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Oklahoma City Thunder: Heat’s role players the difference

by Berry Tramel Published: June 22, 2012

In Game 5 of the NBA Finals, Mike Miller took eight 3-point shots. He made seven and finished with 23 points.

In Game 4 of the NBA Finals, Mario Chalmers scored 25 points. The Heat won by six and led by just three points, 99-96, when Chalmers scored Miami’s final five points.

In Game 2 of the NBA Finals, Shane Battier took seven 3-point shots. He made five and finished with 17 points. The Heat won 100-96.

Here’s why the NBA Finals are over, and the Thunder’s scintillating run to basketball’s grandest stage is over. The Heat’s role players produced huge performances that lifted Miami’s top-heavy roster. The Thunder’s role players did not match that kind of production.

In Game 1 of the Western Conference Finals, the Thunder lost to San Antonio, but it wasn’t Derek Fisher’s fault — Fish made six of eight shots and scored 13 points.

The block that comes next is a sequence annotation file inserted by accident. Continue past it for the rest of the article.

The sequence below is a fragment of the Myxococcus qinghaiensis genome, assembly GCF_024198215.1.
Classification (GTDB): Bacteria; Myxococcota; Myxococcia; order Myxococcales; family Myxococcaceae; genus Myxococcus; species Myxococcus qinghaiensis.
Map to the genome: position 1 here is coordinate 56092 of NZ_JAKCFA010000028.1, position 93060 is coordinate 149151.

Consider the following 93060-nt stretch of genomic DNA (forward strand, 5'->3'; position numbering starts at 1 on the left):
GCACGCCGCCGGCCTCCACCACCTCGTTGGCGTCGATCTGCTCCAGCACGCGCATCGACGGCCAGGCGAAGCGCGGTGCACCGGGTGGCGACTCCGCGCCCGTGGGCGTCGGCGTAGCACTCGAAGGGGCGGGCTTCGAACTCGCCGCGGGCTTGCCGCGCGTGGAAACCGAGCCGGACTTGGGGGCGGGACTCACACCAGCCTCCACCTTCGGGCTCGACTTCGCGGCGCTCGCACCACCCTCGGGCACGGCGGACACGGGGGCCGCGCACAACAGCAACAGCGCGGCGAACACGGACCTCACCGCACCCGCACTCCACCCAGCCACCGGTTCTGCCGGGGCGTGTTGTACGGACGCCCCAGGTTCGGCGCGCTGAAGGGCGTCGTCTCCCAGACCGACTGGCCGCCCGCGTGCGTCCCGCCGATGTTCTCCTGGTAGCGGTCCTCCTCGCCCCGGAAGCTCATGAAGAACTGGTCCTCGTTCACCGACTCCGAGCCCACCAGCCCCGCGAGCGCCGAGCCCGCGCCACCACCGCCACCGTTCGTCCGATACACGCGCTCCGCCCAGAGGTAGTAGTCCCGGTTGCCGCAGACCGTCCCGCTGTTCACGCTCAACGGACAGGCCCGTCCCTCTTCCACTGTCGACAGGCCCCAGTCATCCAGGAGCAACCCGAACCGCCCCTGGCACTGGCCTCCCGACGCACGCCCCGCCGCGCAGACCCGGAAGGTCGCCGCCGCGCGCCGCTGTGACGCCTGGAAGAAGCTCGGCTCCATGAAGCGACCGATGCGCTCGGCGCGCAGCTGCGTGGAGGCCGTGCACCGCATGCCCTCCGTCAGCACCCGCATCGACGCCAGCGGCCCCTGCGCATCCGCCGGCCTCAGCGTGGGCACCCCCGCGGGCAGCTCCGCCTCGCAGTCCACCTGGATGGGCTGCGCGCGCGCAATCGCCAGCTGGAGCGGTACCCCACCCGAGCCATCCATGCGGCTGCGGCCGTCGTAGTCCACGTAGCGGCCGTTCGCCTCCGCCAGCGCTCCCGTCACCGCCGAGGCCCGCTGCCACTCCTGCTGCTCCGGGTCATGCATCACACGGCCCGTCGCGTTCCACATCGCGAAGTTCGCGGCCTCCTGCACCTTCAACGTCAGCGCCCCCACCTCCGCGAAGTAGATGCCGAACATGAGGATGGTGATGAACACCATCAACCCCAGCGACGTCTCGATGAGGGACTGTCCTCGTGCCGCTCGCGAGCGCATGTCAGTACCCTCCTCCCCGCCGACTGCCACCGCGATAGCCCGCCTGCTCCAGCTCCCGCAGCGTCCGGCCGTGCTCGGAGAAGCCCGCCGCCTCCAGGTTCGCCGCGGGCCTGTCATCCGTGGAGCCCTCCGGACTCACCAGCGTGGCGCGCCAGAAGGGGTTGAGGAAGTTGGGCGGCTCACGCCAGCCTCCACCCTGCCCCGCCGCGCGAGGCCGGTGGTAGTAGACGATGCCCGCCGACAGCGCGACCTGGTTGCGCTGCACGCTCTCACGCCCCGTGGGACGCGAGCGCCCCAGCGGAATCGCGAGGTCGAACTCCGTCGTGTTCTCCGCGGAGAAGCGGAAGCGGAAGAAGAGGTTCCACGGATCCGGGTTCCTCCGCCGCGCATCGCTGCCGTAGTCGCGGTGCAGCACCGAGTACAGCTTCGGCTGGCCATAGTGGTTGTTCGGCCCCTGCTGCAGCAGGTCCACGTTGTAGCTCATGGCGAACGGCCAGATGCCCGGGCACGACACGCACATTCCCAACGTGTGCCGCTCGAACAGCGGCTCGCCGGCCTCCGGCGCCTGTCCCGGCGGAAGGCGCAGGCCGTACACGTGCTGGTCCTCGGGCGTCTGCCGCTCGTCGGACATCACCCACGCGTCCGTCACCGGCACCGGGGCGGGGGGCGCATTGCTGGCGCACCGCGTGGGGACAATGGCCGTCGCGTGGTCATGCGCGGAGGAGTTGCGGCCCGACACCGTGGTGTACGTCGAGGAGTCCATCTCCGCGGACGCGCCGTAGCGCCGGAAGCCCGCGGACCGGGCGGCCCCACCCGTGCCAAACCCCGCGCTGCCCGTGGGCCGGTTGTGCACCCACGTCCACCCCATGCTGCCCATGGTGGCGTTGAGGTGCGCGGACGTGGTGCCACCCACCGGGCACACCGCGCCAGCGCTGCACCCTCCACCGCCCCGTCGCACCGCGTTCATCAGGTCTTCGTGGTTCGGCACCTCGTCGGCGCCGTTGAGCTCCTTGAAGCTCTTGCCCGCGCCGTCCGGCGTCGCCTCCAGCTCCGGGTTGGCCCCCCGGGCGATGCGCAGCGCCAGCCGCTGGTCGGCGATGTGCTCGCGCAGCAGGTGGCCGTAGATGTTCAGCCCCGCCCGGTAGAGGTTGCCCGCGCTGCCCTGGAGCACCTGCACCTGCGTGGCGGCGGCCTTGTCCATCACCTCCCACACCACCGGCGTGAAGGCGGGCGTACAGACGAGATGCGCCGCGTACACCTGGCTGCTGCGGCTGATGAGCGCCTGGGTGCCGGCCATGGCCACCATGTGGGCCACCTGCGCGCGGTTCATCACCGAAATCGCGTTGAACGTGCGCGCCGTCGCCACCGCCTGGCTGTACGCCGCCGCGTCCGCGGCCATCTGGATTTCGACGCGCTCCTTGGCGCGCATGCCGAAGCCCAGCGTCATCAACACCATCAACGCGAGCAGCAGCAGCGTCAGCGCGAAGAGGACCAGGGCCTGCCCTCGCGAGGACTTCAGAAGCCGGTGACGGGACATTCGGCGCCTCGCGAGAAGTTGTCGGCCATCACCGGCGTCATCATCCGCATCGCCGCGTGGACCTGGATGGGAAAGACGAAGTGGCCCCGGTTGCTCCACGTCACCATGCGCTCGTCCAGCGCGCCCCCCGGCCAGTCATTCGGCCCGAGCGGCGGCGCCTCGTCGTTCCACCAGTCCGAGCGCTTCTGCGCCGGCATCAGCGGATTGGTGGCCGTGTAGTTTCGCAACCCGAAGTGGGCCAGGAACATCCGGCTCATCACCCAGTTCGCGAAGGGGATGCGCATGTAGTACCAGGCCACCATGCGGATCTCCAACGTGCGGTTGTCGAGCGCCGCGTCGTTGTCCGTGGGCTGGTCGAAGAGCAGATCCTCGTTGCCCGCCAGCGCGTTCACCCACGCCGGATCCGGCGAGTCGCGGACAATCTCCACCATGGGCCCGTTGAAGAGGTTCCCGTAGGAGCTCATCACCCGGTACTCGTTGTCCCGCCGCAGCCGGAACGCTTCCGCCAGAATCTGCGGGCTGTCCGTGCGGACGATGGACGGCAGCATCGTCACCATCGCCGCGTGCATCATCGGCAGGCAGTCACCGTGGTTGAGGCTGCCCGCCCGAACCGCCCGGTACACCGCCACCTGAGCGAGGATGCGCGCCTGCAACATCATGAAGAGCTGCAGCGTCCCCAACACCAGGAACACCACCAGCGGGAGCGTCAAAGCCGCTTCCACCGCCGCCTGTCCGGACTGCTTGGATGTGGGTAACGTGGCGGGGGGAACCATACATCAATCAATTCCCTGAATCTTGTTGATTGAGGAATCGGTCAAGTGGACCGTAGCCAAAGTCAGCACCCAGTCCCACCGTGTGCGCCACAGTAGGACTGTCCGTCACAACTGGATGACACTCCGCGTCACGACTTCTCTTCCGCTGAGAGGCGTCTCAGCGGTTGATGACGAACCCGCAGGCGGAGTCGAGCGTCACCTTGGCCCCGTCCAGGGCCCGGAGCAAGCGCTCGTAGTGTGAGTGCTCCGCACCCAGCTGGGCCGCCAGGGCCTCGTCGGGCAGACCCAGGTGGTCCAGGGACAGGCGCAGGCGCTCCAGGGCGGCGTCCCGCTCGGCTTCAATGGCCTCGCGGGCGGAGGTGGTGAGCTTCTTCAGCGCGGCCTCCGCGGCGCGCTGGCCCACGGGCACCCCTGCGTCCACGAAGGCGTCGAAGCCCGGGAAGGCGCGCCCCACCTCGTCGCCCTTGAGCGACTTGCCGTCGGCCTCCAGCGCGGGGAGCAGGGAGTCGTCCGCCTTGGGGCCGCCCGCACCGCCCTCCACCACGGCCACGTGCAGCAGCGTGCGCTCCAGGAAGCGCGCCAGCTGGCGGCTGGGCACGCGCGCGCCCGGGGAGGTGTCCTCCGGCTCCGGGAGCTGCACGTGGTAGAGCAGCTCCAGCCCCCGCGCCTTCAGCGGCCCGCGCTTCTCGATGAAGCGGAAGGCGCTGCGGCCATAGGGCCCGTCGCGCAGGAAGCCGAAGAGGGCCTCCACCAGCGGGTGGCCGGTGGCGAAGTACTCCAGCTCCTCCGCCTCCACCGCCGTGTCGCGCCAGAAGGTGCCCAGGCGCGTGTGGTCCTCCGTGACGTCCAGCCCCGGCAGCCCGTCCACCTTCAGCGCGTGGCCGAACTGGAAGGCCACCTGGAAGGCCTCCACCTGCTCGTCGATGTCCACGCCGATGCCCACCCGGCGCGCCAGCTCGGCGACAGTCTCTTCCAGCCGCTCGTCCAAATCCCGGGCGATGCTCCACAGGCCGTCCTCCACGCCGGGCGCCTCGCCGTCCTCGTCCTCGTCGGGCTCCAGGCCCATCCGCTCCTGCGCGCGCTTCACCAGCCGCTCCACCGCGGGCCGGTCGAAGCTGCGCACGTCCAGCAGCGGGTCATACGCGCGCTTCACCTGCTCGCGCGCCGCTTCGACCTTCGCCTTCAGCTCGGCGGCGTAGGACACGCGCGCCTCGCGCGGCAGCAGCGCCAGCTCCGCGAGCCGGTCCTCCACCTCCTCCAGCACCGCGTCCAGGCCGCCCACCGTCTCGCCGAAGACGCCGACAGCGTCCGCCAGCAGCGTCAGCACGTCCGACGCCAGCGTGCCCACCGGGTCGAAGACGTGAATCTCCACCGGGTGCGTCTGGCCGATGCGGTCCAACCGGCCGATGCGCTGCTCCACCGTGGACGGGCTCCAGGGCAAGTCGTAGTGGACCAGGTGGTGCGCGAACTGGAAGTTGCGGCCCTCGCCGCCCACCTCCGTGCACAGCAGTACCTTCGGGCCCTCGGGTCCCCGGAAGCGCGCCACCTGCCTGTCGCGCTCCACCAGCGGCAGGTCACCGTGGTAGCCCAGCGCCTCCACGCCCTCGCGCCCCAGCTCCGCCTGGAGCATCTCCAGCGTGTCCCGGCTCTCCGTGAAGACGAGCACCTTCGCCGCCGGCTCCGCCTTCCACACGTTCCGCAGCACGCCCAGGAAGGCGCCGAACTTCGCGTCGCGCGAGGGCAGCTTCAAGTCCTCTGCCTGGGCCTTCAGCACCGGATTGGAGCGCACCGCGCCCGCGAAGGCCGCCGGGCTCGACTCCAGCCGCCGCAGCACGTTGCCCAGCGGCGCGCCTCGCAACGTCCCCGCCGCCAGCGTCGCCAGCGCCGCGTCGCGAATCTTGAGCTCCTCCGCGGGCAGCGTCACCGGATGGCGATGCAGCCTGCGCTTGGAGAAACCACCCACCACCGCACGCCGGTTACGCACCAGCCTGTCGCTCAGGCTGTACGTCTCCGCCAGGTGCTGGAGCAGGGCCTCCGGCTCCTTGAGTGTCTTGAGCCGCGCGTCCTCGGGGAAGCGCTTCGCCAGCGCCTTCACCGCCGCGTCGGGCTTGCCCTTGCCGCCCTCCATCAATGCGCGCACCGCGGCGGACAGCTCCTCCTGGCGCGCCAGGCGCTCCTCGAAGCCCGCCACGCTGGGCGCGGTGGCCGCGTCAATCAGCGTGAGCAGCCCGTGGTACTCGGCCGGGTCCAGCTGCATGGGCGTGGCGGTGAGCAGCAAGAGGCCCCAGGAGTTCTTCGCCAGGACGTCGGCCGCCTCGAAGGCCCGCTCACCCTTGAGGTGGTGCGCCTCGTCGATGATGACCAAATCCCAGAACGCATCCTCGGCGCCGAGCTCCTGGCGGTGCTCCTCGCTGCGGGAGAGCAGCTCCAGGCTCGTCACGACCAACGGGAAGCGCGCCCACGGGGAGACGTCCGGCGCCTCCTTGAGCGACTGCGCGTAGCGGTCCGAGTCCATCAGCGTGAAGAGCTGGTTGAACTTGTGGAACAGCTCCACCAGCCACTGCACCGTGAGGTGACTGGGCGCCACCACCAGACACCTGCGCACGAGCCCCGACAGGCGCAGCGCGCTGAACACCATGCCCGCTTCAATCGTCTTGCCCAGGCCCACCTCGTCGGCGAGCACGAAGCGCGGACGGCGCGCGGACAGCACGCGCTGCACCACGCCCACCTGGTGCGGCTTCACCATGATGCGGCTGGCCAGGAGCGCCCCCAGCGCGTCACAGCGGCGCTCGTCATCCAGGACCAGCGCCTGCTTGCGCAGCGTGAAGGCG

In Game 3 of the West finals, Thabo Sefolosha scored 19 points and made four 3-pointers. It was a season high and just his sixth double-digit scoring game of the year. The Thunder secured its first victory of the series.

In Game 4 of the West finals, Serge Ibaka made all 11 of his shots and scored a career high 26 points. The Thunder evened the series 2-2.

In Game 5 of the West finals, Daequan Cook scored eight points on three successive possessions in the second quarter, igniting the Thunder to a seven-point lead. OKC won at San Antonio and took control of the series.

That’s the kind of play the Thunder never got against Miami. The closest was Kendrick Perkins in Game 3, when Gran Torino had 10 points and 12 rebounds, and Nick Collison in Game 1 (the Thunder’s lone victory), when Collison had eight points and 10 rebounds.

The stars showed up, mostly. James Harden’s lack of production hurt the Thunder, which frankly gave Miami a 3-2 lead at the top of the rosters. But the role players were the other difference. The Heat got world-class performances from players you would least expect. The Thunder did not. That’s how championships are. The Thunder proved that in the West finals. The Heat proved it in the next round.


by Berry Tramel
Berry Tramel, a lifelong Oklahoman, sports fan and newspaper reader, joined The Oklahoman in 1991 and has served as beat writer, assistant sports editor, sports editor and columnist. Tramel grew up reading four daily newspapers — The Oklahoman,...
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